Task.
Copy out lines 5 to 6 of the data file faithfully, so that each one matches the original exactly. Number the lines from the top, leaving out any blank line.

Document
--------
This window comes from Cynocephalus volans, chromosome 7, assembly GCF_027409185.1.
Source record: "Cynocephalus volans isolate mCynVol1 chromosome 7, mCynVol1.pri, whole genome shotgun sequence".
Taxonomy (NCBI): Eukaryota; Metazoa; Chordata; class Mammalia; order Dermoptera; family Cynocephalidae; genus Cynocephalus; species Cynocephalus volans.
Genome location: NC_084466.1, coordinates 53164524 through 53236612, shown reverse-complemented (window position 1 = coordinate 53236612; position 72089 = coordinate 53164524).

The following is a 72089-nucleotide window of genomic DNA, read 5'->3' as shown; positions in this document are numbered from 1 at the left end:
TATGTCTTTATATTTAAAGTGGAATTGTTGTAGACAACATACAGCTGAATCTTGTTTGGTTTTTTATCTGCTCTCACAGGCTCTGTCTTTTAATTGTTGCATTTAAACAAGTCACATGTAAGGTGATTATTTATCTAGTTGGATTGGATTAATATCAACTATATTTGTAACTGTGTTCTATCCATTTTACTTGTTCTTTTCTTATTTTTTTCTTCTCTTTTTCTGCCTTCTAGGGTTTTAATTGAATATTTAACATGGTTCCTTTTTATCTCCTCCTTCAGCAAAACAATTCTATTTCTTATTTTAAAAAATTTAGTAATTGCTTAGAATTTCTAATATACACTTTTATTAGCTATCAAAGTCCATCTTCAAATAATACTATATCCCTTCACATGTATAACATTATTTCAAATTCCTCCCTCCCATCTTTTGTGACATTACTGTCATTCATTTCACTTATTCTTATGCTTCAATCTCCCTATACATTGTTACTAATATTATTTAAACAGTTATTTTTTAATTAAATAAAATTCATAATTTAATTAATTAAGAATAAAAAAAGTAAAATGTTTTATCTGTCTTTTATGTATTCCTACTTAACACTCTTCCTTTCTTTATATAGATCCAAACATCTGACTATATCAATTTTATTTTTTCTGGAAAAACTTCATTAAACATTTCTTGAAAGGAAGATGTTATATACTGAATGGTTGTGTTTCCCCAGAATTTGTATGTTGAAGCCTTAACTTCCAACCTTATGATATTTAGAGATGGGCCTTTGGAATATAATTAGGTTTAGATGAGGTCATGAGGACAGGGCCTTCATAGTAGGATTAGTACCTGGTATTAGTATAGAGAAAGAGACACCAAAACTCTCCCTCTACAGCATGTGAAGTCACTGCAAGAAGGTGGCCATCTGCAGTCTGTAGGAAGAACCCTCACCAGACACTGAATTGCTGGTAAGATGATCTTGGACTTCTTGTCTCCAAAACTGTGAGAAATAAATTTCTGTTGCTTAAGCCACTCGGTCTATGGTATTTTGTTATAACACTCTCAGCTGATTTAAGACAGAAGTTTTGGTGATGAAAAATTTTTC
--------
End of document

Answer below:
The following is a 72089-nucleotide window of genomic DNA, read 5'->3' as shown; positions in this document are numbered from 1 at the left end:
TATGTCTTTATATTTAAAGTGGAATTGTTGTAGACAACATACAGCTGAATCTTGTTTGGTTTTTTATCTGCTCTCACAGGCTCTGTCTTTTAATTGTTGCATTTAAACAAGTCACATGTAAGGTGATTATTTATCTAGTTGGATTGGATTAATATCAACTATATTTGTAACTGTGTTCTATCCATTTTACTTGTTCTTTTCTTATTTTTTTCTTCTCTTTTTCTGCCTTCTAGGGTTTTAATTGAATATTTAACATGGTTCCTTTTTATCTCCTCCTTCAGCAAAACAATTCTATTTCTTATTTTAAAAAATTTAGTAATTGCTTAGAATTTCTAATATACACTTTTATTAGCTATCAAAGTCCATCTTCAAATAATACTATATCCCTTCACATGTATAACATTATTTCAAATTCCTCCCTCCCATCTTTTGTGACATTACTGTCATTCATTTCACTTATTCTTATGCTTCAATCTCCCTATACATTGTTACTAATATTATTTAAACAGTTATTTTTTAATTAAATAAAATTCATAATTTAATTAATTAAGAATAAAAAAAGTAAAATGTTTTATCTGTCTTTTATGTATTCCTACTTAACACTCTTCCTTTCTTTATATAGATCCAAACATCTGACTATATCAATTTTATTTTTTCTGGAAAAACTTCATTAAACATTTCTTGAAAGGAAGATGTTATATACTGAATGGTTGTGTTTCCCCAGAATTTGTATGTTGAAGCCTTAACTTCCAACCTTATGATATTTAGAGATGGGCCTTTGGAATATAATTAGGTTTAGATGAGGTCATGAGGACAGGGCCTTCATAGTAGGATTAGTACCTGGTATTAGTATAGAGAAAGAGACACCAAAACTCTCCCTCTACAGCATGTGAAGTCACTGCAAGAAGGTGGCCATCTGCAGTCTGTAGGAAGAACCCTCACCAGACACTGAATTGCTGGTAAGATGATCTTGGACTTCTTGTCTCCAAAACTGTGAGAAATAAATTTCTGTTGCTTAAGCCACTCGGTCTATGGTATTTTGTTATAACACTCTCAGCTGATTTAAGACAGAAGTTTTGGTGATGAAAAATTTTTC